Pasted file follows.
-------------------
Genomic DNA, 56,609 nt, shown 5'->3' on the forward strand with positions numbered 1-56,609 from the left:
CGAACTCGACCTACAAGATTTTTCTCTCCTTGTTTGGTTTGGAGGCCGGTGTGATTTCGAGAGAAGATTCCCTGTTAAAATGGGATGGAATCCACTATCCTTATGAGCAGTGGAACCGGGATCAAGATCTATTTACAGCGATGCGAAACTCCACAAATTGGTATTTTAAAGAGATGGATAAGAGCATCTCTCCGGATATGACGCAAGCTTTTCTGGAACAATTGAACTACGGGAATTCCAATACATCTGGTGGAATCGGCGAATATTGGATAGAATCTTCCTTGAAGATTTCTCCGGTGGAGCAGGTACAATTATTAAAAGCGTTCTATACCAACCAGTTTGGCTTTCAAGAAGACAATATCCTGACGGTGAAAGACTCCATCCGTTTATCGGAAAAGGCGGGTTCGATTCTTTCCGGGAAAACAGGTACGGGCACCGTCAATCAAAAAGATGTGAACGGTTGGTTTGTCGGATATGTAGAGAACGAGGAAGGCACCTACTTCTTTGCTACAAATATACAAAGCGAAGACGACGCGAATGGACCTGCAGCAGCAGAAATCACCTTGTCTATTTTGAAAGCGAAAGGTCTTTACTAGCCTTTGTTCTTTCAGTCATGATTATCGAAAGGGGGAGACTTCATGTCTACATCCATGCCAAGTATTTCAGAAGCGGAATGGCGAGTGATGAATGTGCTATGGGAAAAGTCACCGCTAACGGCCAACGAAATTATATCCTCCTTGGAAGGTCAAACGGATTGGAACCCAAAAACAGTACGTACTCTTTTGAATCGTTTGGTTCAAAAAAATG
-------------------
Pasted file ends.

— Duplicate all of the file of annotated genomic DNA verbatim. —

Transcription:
Genomic DNA, 56,609 nt, shown 5'->3' on the forward strand with positions numbered 1-56,609 from the left:
CGAACTCGACCTACAAGATTTTTCTCTCCTTGTTTGGTTTGGAGGCCGGTGTGATTTCGAGAGAAGATTCCCTGTTAAAATGGGATGGAATCCACTATCCTTATGAGCAGTGGAACCGGGATCAAGATCTATTTACAGCGATGCGAAACTCCACAAATTGGTATTTTAAAGAGATGGATAAGAGCATCTCTCCGGATATGACGCAAGCTTTTCTGGAACAATTGAACTACGGGAATTCCAATACATCTGGTGGAATCGGCGAATATTGGATAGAATCTTCCTTGAAGATTTCTCCGGTGGAGCAGGTACAATTATTAAAAGCGTTCTATACCAACCAGTTTGGCTTTCAAGAAGACAATATCCTGACGGTGAAAGACTCCATCCGTTTATCGGAAAAGGCGGGTTCGATTCTTTCCGGGAAAACAGGTACGGGCACCGTCAATCAAAAAGATGTGAACGGTTGGTTTGTCGGATATGTAGAGAACGAGGAAGGCACCTACTTCTTTGCTACAAATATACAAAGCGAAGACGACGCGAATGGACCTGCAGCAGCAGAAATCACCTTGTCTATTTTGAAAGCGAAAGGTCTTTACTAGCCTTTGTTCTTTCAGTCATGATTATCGAAAGGGGGAGACTTCATGTCTACATCCATGCCAAGTATTTCAGAAGCGGAATGGCGAGTGATGAATGTGCTATGGGAAAAGTCACCGCTAACGGCCAACGAAATTATATCCTCCTTGGAAGGTCAAACGGATTGGAACCCAAAAACAGTACGTACTCTTTTGAATCGTTTGGTTCAAAAAAATG